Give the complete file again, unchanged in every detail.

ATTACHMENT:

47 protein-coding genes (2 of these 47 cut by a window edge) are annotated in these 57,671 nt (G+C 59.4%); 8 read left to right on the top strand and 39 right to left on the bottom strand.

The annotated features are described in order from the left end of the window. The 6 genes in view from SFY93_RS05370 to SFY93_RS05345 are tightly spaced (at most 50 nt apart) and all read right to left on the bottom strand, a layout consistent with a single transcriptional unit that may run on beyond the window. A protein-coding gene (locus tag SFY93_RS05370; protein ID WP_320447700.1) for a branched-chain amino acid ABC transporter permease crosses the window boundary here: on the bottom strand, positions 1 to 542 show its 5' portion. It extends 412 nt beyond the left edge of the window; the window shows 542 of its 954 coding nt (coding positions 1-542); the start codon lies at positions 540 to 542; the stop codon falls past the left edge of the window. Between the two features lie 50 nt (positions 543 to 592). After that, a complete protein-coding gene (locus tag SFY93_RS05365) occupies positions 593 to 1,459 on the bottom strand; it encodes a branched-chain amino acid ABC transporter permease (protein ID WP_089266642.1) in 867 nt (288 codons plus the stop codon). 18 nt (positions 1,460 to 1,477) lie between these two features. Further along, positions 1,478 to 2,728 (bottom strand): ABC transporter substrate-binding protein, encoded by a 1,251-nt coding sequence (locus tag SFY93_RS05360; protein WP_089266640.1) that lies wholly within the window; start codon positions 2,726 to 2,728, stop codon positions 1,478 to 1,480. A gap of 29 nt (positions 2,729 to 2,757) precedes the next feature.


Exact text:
47 protein-coding genes (2 of these 47 cut by a window edge) are annotated in these 57,671 nt (G+C 59.4%); 8 read left to right on the top strand and 39 right to left on the bottom strand.

The annotated features are described in order from the left end of the window. The 6 genes in view from SFY93_RS05370 to SFY93_RS05345 are tightly spaced (at most 50 nt apart) and all read right to left on the bottom strand, a layout consistent with a single transcriptional unit that may run on beyond the window. A protein-coding gene (locus tag SFY93_RS05370; protein ID WP_320447700.1) for a branched-chain amino acid ABC transporter permease crosses the window boundary here: on the bottom strand, positions 1 to 542 show its 5' portion. It extends 412 nt beyond the left edge of the window; the window shows 542 of its 954 coding nt (coding positions 1-542); the start codon lies at positions 540 to 542; the stop codon falls past the left edge of the window. Between the two features lie 50 nt (positions 543 to 592). After that, a complete protein-coding gene (locus tag SFY93_RS05365) occupies positions 593 to 1,459 on the bottom strand; it encodes a branched-chain amino acid ABC transporter permease (protein ID WP_089266642.1) in 867 nt (288 codons plus the stop codon). 18 nt (positions 1,460 to 1,477) lie between these two features. Further along, positions 1,478 to 2,728 (bottom strand): ABC transporter substrate-binding protein, encoded by a 1,251-nt coding sequence (locus tag SFY93_RS05360; protein WP_089266640.1) that lies wholly within the window; start codon positions 2,726 to 2,728, stop codon positions 1,478 to 1,480. A gap of 29 nt (positions 2,729 to 2,757) precedes the next feature.